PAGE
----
Get Familiar With Detroit Techno: 10 Essential Songs

A Michigan license plate on exhibit at the techno museum run by Submerge and housed in the label's building.

hide captionA Michigan license plate on exhibit at the techno museum run by Submerge and housed in the label's building.

Wills Glasspiegel for NPR

Although widely associated with Europe, techno music was invented in Detroit and its suburbs in the early 1980s by young African-Americans armed with drum machines, futurist ideals and a predilection for Kraftwerk. Artists like Juan Atkins, Derrick May and Kevin Saunderson used whatever technology they could get their hands on to pioneer a cutting-edge sound made up of growling synths and driving dance beats. In the process, they set in motion one of the essential musical movements of the 20th century.

The music eventually found its largest audience across the Atlantic, but most of the original techno innovators still work out of the Motor City. This Memorial Day weekend most will be in town for the annual Movement Electronic Music Festival.

In the list below originators, producers, DJs, label owners and musicologists pick 10 tracks that define the Detroit techno sound.

Wills Glasspiegel and Marlon Bishop spoke to the musicians and writer below in the course of reporting a story for All Things Considered and producing a radio documentary on Detroit techno and Chicago house for Afropop Worldwide.

The 10 Essential Tracks

  • Juan Atkins on "Cosmic Cars" by Cybotron (1982)

    Juan Atkins at Submerge's techno museum.

    hide captionJuan Atkins at Submerge's techno museum.

    Wills Glasspiegel for NPR

    On "Cosmic Cars," I envisioned being in a car and driving on the highway, and all of a sudden just taking off and going into space. My music has always to a certain degree been about a certain escapist attitude. Because there are times that you can be in a city like Detroit and it can get really bad. You just want to fly away. Sometimes you wish you could just sail off to another time and space. A lot of my tracks allude to that kind of adventure.

    JUAN ATKINS is often considered to be the father of techno. As a teenager growing up in the Detroit suburb of Belleville, Atkins made bold musical experiments with a Korg MS-10 synthesizer and a tape deck, eventually releasing the genre's earliest tracks under the names Cybotron and Model 500.

  • Mark Flash on "Alleys of Your Mind" by Cybotron (1981)

    Mark Flash on the decks.

    hide captionMark Flash on the decks.

    Courtesy of the artist

    Oh, man. I heard it for the first time in my mom's basement, washing clothes, and it came on the radio. And I was like, "Oh. My. God." I was listening to The Electrifying Mojo. That track blew my mind. I turned the washer off and went and just stood there because it felt so good I couldn't even move. That was just the most awesome song I had ever heard. I bought two copies when it first came out. I was like, "What is this guy thinking?" What got me most was the sound, the beat — that was the first time electronic music really got to me. I knew "Planet Rock" already, but "Alleys Of Your Mind" was a different sound all together."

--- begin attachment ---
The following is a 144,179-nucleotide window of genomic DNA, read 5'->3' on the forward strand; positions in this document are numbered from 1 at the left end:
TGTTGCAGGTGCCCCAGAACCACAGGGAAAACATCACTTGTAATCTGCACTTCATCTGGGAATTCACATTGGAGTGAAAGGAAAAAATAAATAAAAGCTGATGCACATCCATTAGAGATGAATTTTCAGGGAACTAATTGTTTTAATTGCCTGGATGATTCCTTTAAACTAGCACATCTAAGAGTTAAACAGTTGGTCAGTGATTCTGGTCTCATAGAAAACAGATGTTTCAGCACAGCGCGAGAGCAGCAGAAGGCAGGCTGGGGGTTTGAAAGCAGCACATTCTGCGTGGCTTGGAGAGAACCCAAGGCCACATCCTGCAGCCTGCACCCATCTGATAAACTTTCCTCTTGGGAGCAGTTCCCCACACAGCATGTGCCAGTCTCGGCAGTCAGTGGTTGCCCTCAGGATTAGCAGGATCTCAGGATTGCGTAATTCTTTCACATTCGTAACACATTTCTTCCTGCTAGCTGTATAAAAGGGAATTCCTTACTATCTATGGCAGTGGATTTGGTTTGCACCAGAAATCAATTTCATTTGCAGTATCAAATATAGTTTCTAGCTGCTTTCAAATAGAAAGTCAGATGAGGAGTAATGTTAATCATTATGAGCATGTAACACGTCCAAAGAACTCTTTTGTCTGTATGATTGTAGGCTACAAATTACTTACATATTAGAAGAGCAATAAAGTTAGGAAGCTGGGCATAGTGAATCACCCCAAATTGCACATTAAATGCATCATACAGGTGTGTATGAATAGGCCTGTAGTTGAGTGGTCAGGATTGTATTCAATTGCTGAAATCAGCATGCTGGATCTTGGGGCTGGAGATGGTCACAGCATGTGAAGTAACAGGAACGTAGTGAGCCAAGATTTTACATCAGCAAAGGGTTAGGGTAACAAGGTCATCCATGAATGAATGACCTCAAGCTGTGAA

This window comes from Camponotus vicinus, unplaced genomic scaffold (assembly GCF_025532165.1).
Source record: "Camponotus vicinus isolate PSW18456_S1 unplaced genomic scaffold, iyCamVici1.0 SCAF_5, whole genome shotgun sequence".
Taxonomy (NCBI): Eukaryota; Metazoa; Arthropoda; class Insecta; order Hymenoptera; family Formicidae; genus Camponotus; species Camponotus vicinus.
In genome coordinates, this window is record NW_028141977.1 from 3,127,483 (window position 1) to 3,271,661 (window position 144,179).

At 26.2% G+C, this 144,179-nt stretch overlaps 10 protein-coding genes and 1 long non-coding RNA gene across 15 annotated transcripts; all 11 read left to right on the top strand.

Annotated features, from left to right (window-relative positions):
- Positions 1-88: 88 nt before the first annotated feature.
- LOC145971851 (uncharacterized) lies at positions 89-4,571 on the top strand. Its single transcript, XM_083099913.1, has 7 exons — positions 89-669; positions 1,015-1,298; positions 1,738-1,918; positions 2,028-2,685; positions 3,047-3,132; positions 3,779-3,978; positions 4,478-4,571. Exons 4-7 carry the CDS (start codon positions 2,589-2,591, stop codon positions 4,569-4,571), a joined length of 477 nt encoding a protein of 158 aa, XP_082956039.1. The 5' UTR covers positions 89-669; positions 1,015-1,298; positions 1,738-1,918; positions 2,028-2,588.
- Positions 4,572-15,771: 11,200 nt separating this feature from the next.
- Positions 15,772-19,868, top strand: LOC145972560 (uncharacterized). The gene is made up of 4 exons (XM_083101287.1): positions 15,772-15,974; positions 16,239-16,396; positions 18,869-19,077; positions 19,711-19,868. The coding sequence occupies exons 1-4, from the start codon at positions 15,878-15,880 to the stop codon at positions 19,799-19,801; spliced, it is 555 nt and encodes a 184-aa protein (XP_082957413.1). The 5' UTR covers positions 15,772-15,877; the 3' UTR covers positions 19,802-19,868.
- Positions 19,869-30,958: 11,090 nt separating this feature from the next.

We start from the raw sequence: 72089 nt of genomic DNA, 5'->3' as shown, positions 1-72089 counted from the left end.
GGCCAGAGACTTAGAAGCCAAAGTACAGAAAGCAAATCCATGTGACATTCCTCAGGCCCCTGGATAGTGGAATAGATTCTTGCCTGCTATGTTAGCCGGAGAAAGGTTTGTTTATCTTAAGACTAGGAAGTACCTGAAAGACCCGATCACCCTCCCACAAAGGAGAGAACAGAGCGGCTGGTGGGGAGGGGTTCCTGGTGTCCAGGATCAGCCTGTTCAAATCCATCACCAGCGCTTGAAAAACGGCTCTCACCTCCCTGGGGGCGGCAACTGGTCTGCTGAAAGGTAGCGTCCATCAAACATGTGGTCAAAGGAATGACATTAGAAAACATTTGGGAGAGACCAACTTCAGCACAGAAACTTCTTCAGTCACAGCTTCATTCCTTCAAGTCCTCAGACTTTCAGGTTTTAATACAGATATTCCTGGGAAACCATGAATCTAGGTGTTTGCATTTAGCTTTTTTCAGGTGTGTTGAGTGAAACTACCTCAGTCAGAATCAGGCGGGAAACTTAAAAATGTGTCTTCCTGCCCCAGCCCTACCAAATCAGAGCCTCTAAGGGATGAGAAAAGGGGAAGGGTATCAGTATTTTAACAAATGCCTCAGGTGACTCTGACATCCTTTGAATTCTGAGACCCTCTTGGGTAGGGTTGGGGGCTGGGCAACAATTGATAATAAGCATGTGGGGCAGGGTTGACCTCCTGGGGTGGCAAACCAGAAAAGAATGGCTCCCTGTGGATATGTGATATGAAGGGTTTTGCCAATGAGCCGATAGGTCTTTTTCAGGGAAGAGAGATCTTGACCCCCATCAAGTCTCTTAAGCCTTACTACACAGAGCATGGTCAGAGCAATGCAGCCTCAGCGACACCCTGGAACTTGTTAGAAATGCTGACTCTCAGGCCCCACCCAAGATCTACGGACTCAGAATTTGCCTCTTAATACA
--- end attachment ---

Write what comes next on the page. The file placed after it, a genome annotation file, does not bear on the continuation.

MARK FLASH is a Detroit percussionist, DJ and producer. As a kid, his musician father moved their family from Brooklyn to Detroit to try to make it in Motown. While his father's dreams failed, Flash made up for it by becoming a name in the local rave scene.

  • Brendan Gillen on "Sharevari" by A Number of Names (1981)

    Brenden Gillen at home.

    hide captionBrenden Gillen at home.

    Wills Glasspiegel for NPR

    The guys who did "Sharevari" told me an anecdote about going to a party in 1980 in Detroit, a high-school party. It was one of these backyard parties where somebody was lucky enough to have a pool. They tried to make the parties seem elite, so they had elite names like "Gables," which was complete with a Clark Gables logo. They even wore satin jackets. There were a bunch of groups and Charivari was the name of one these groups, and that's where the band got the name of this tune. So the story goes that they went to this party and the DJ was doing the trick of playing with two copies of the same record at once. The DJ was doing it with the Italo Disco record, "Holly Dolly" by Kano [the group sampled by Tag Team on "Whoomp There It Is"]. The DJ would play these records and instead of "Holly, Dolly," it would go "Holly, Holly, Dolly, Dolly." That's how they got to "Share, Vari, Share Share, Vari Vari." That's them imitating what the DJ did. Most people say this is the first record of Detroit techno.

    BRENDAN GILLEN fell in love with Detroit techno while attending college in nearby Ann Arbor. Today, he's one half of the experimental techno group Ectomorph, manager of the record label Interdimensional Transmissions and a walking encyclopedia of Detroit techno trivia.

  • Carl Craig on "No UFOs" by Model 500 (1985)

    Carl Craig in Detroit.

    hide captionCarl Craig in Detroit.

    Wills Glasspiegel for NPR

    We had a lot of great music that was on the radio. It was easy as a kid to hear the newest music from Detroit because it was being supported on the radio back then. When I first heard "No UFOs," which was Juan Atkins' first independent record on Metroplex, it was being played at 5 o'clock drive time on weekdays. It wasn't just at nighttime or midday. It was drive time, so it really gave me the opportunity to hear this music as being more than just club music.

    CARL CRAIG is the superstar of Detroit techno's second generation, which came up in the '90s. This year he celebrates the 20th anniversary of his record label, Planet E. He's also a co-creator of the original Detroit Electronic Music Festival.

  • Cornelius Harris on "Strings of Life" by Rhythim Is Rhythim (1987)

    Cornelius Harris at Submerge.

    hide captionCornelius Harris at Submerge.

    Wills Glasspiegel for NPR